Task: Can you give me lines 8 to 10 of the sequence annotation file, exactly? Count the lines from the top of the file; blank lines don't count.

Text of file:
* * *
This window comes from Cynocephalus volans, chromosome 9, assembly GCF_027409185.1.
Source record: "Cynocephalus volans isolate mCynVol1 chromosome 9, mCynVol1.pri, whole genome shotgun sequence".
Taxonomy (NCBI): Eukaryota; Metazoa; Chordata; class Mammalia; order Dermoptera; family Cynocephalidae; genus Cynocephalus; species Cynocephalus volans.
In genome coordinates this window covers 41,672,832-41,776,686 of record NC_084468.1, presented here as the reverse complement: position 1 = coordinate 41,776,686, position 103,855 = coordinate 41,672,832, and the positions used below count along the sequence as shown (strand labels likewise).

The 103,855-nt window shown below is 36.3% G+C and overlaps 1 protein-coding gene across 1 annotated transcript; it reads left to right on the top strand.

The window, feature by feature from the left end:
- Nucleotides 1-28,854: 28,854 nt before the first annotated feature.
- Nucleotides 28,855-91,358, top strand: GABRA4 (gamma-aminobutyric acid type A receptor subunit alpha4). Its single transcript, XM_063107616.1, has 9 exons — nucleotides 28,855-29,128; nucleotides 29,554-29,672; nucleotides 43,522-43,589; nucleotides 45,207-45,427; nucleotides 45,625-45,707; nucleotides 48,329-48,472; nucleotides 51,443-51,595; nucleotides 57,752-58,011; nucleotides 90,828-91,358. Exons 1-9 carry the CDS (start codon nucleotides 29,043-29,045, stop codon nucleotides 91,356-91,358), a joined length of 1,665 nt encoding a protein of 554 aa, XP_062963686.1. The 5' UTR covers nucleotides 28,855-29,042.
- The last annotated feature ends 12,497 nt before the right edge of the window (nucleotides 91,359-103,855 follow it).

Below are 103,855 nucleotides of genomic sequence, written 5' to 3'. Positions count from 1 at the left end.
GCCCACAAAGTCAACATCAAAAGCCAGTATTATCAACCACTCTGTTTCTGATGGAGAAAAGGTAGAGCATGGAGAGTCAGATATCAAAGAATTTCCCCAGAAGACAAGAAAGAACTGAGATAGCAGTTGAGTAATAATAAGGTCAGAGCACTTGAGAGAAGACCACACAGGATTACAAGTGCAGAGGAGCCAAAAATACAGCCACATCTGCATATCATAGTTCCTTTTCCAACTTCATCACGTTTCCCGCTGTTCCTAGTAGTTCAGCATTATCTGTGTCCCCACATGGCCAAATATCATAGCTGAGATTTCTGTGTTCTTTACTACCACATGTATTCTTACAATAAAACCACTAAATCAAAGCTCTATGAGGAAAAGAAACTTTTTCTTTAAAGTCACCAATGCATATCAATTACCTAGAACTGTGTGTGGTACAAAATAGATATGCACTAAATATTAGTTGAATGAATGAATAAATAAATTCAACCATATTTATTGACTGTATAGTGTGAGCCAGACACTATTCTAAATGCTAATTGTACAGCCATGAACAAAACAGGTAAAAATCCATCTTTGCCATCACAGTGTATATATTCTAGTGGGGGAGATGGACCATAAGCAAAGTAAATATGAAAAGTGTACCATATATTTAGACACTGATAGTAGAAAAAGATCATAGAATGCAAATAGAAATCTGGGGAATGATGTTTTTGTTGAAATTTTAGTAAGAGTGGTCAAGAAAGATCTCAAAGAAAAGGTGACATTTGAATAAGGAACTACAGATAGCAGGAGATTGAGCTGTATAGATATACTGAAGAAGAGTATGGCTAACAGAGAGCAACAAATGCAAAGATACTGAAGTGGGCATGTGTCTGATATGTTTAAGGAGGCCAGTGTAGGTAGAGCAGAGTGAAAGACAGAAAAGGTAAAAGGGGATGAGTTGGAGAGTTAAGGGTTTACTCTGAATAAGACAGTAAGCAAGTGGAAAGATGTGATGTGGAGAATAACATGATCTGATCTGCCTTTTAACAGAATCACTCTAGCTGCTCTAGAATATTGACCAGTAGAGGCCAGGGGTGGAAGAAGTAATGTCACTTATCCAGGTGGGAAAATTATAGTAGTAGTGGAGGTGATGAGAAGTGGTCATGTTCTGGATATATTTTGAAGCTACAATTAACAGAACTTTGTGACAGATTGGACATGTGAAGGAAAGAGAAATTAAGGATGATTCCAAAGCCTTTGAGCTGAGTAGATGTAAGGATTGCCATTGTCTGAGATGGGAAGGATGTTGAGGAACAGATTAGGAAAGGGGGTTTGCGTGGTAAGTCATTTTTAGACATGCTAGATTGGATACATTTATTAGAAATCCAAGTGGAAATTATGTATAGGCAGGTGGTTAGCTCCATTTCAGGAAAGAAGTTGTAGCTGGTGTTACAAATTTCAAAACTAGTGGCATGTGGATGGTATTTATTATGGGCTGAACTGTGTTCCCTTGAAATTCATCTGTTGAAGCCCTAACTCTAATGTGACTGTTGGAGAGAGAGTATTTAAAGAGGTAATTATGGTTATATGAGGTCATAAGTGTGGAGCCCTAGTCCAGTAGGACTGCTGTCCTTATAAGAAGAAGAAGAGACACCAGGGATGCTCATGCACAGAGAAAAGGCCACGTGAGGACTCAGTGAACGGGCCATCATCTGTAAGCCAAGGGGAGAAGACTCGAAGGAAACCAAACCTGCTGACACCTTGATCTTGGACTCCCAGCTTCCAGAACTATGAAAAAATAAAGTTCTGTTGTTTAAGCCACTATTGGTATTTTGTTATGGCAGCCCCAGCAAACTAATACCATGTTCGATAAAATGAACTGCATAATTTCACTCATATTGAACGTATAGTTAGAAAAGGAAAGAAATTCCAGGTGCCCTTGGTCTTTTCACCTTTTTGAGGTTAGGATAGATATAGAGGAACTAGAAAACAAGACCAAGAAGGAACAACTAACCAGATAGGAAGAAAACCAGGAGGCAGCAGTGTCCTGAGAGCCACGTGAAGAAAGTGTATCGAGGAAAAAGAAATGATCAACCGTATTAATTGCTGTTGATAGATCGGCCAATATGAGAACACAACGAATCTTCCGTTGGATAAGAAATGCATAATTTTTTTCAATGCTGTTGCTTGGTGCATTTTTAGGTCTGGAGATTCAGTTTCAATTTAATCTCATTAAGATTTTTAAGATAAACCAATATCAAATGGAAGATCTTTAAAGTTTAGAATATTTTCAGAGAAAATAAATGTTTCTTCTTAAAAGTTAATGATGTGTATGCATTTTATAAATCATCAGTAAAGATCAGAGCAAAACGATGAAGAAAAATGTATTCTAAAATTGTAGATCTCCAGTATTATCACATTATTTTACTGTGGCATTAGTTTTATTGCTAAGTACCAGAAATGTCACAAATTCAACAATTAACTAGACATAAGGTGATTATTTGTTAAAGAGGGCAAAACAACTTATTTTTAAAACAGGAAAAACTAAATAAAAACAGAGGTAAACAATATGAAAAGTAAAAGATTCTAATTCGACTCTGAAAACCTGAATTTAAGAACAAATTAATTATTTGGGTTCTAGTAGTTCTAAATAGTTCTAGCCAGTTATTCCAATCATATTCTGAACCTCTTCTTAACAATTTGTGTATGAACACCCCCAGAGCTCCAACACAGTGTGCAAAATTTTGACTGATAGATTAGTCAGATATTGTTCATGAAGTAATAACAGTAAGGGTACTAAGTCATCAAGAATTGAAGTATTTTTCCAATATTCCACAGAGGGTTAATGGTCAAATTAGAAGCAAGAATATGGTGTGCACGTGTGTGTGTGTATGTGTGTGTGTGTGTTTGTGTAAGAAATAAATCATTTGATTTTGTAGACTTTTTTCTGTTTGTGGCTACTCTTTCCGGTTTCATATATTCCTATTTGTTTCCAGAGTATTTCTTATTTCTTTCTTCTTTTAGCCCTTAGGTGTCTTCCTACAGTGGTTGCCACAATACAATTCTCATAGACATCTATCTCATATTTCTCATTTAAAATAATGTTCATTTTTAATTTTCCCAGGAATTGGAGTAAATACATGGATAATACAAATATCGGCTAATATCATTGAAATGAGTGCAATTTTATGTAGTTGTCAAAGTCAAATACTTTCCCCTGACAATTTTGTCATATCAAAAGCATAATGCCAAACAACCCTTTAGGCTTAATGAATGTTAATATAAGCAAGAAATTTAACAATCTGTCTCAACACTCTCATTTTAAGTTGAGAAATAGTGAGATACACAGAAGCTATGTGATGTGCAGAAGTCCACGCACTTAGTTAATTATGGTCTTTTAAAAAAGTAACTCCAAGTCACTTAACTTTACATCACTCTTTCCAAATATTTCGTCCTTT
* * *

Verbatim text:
- Nucleotides 28,855-91,358, top strand: GABRA4 (gamma-aminobutyric acid type A receptor subunit alpha4). Its single transcript, XM_063107616.1, has 9 exons — nucleotides 28,855-29,128; nucleotides 29,554-29,672; nucleotides 43,522-43,589; nucleotides 45,207-45,427; nucleotides 45,625-45,707; nucleotides 48,329-48,472; nucleotides 51,443-51,595; nucleotides 57,752-58,011; nucleotides 90,828-91,358. Exons 1-9 carry the CDS (start codon nucleotides 29,043-29,045, stop codon nucleotides 91,356-91,358), a joined length of 1,665 nt encoding a protein of 554 aa, XP_062963686.1. The 5' UTR covers nucleotides 28,855-29,042.
- The last annotated feature ends 12,497 nt before the right edge of the window (nucleotides 91,359-103,855 follow it).

Below are 103,855 nucleotides of genomic sequence, written 5' to 3'. Positions count from 1 at the left end.